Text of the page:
Posts Tagged ‘China’

All About Iran: Iran’s Social Bargain, Maximal Uncertainty, and Breaking News

Friday, June 19th, 2009

Now for the best reads of the week – all Iran-related:

buy zithromax online uk Iran’s Social Bargain. Mark LeVine for Al Jazeera describes “Iran on the Brink” – with a “?” His piece offered insights none of the mountains of commentary seemed to have touched on. As an added bonus, he comments on questions of how a state legitimizes itself and how China’s response to its democracy movement in 1989 is not open to Iran today:

Cultural liberalisation became the safety valve that allowed the emerging generation of Chinese citizens to accept the continued power of the Communist party.

Needless to say, no such safety valve exists in the Islamic Republic, where a cultural perestroika is precisely what Ahmadinejad and his supporters in the leadership and among the people want to prevent…

In China the government struck a bargain with the people, telling them: “You can do whatever you want as long as you don’t challenge the power of the state.”

The Iranian government has over the last two decades negotiated a very different and more narrow bargain with its citizens: “You can do what you want behind closed doors, as long as you keep the music down. But we own the street and the public sphere. So put your headscarf on before you leave the house, and don’t think about challenging cultural or political limits publicly.”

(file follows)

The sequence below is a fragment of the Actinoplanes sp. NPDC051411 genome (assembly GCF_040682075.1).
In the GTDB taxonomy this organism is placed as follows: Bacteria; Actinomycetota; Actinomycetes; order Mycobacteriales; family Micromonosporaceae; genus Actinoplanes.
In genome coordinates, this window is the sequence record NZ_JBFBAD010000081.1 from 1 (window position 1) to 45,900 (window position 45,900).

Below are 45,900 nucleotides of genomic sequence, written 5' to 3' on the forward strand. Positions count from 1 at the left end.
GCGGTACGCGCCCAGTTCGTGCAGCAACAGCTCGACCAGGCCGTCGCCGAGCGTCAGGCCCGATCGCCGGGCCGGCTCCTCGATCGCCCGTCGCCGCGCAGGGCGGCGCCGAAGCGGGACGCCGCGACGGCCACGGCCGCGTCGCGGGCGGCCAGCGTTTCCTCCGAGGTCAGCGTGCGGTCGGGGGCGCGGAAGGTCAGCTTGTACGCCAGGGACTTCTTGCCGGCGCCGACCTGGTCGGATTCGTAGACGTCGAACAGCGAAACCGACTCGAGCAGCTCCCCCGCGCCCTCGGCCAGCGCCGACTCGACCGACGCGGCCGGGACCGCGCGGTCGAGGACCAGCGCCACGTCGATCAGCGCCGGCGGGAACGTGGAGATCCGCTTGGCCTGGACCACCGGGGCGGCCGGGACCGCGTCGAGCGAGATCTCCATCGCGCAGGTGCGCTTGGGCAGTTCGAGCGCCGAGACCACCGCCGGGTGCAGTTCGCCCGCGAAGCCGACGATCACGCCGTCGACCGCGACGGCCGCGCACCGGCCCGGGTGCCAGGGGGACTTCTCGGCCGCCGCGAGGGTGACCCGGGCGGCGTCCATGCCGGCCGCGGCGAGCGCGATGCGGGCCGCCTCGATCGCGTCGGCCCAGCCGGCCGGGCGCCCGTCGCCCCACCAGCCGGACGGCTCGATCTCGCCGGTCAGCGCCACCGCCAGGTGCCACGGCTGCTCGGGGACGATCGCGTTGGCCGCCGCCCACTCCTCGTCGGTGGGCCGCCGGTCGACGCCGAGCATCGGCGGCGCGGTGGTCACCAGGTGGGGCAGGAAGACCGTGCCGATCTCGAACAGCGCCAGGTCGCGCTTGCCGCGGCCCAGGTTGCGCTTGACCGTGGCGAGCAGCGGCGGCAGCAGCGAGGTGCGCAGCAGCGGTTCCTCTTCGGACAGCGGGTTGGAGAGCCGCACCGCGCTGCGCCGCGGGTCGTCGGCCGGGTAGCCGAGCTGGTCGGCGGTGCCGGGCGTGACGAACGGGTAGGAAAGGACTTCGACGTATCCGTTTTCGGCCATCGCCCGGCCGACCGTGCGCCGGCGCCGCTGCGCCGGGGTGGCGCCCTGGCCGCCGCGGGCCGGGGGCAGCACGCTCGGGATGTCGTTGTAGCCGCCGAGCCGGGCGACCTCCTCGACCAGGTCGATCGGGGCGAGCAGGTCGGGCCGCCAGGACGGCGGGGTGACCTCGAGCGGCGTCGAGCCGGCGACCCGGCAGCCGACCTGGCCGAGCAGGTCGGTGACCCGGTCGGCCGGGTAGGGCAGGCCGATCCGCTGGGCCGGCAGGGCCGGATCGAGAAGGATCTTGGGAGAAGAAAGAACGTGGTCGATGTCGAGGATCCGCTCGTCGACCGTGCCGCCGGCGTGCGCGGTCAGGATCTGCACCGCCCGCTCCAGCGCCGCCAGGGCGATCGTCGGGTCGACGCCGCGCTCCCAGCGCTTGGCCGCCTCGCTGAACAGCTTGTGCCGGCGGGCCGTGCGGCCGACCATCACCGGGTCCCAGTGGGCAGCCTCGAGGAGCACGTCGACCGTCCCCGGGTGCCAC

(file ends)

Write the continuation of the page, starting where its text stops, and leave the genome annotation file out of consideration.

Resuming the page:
That bargain has now collapsed as hundreds of thousands of Iranians have, at least for the moment, reclaimed the streets…

Iran long ago lost the singular, collective will that enabled the revolution; the protesters are no longer imbued with the idea of bi-kodi, or self-annihilation, martyrdom and complete self-sacrifice that toppled the Shah and helped the country withstand eight years of brutal war with Iraq.

how to buy Pregabalin A maximally uncertain future. David Brooks’s column this morning tries to look at the past week’s events in Iran from an historical perspective:

At these moments — like the one in Iran right now — change is not generated incrementally from the top. Instead, power is radically dispersed. The real action is out on the streets. The future course of events is maximally uncertain.

The fate of nations is determined by glances and chance encounters: by the looks policemen give one another as a protesting crowd approaches down a boulevard; by the presence of a spontaneous leader who sets off a chant or a song and with it an emotional contagion; by a captain who either decides to kill his countrymen or not; by a shy woman who emerges from a throng to throw herself on the thugs who are pummeling a kid prone on the sidewalk.

Brooks quotes on of Obama’s advisers commenting years ago:

In retrospect, all revolutions seem inevitable. Beforehand, all revolutions seem impossible.

Keeping Up To Date on Iran. Andrew Sullivan, the Tehran Bureau, and the Times’ The Lede have made themselves indispensable sources for breaking news and insights on what’s going on in Iran.

Mirror Neurons, Iran’s Fissures, Yglesian Insights, The Deficit Crisis, Rare Minerals

Friday, June 12th, 2009

Once again, it’s Friday, so it’s time for my weekend reading recommendations.